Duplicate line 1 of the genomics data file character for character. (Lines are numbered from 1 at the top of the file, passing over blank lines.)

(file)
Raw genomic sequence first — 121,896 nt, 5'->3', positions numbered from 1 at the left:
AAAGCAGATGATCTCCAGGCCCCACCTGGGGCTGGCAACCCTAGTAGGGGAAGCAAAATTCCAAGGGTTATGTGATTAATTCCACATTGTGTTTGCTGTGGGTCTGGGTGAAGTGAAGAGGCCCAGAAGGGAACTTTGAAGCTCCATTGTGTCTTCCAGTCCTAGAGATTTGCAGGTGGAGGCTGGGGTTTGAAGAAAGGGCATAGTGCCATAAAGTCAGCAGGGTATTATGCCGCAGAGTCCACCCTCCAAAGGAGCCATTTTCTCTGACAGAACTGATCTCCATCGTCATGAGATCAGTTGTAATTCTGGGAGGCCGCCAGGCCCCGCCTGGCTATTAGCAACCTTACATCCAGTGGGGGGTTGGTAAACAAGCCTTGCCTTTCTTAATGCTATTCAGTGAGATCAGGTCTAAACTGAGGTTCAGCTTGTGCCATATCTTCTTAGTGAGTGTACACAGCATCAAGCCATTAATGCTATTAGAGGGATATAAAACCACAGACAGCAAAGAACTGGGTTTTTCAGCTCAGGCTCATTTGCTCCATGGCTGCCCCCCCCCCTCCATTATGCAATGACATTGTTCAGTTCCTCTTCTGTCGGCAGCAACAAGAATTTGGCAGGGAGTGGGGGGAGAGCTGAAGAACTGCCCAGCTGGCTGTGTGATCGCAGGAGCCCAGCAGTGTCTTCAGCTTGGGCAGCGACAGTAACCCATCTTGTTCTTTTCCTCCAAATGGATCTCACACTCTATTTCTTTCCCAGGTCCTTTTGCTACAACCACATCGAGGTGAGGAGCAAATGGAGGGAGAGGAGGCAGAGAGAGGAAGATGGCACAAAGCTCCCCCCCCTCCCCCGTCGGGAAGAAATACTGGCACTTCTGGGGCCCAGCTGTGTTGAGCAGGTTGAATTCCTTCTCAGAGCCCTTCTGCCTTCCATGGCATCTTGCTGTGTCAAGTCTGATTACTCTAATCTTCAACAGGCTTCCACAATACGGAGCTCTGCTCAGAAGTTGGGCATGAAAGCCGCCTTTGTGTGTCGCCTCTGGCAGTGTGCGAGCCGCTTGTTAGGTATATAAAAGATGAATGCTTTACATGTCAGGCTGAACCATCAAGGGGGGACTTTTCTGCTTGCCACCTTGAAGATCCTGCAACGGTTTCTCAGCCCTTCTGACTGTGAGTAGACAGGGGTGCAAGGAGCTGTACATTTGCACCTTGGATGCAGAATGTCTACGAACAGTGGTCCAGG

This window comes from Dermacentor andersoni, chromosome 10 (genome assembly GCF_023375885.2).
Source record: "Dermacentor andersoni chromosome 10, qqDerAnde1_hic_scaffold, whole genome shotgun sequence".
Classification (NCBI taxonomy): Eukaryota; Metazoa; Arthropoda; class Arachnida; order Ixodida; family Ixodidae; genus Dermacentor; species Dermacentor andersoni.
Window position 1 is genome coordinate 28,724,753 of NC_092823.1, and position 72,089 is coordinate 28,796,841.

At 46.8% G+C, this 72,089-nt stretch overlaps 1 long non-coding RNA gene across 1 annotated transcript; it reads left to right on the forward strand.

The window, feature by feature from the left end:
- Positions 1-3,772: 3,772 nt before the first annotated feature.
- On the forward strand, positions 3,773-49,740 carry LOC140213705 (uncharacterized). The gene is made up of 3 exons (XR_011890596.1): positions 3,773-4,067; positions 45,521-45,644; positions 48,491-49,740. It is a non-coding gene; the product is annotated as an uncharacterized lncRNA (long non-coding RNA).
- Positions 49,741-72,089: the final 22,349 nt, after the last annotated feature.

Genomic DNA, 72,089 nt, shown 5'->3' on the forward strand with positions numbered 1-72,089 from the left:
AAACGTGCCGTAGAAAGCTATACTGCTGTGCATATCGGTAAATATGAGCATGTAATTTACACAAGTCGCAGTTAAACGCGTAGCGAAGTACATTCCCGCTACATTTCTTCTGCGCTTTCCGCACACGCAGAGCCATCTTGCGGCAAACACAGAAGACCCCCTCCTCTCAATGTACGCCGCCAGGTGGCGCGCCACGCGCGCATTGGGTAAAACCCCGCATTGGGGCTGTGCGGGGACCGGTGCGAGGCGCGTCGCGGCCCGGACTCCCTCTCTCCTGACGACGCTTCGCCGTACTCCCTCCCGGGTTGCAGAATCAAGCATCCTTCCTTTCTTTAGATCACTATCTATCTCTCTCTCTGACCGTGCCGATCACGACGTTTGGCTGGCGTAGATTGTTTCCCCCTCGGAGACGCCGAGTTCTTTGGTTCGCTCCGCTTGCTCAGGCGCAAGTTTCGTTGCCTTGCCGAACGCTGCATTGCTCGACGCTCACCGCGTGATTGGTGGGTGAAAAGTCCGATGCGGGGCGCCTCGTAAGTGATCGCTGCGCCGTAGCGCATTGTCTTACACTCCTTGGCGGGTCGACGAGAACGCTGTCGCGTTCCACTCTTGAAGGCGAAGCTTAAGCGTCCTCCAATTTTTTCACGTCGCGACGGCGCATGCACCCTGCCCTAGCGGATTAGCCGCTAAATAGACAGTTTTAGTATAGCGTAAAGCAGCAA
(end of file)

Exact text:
Raw genomic sequence first — 121,896 nt, 5'->3', positions numbered from 1 at the left: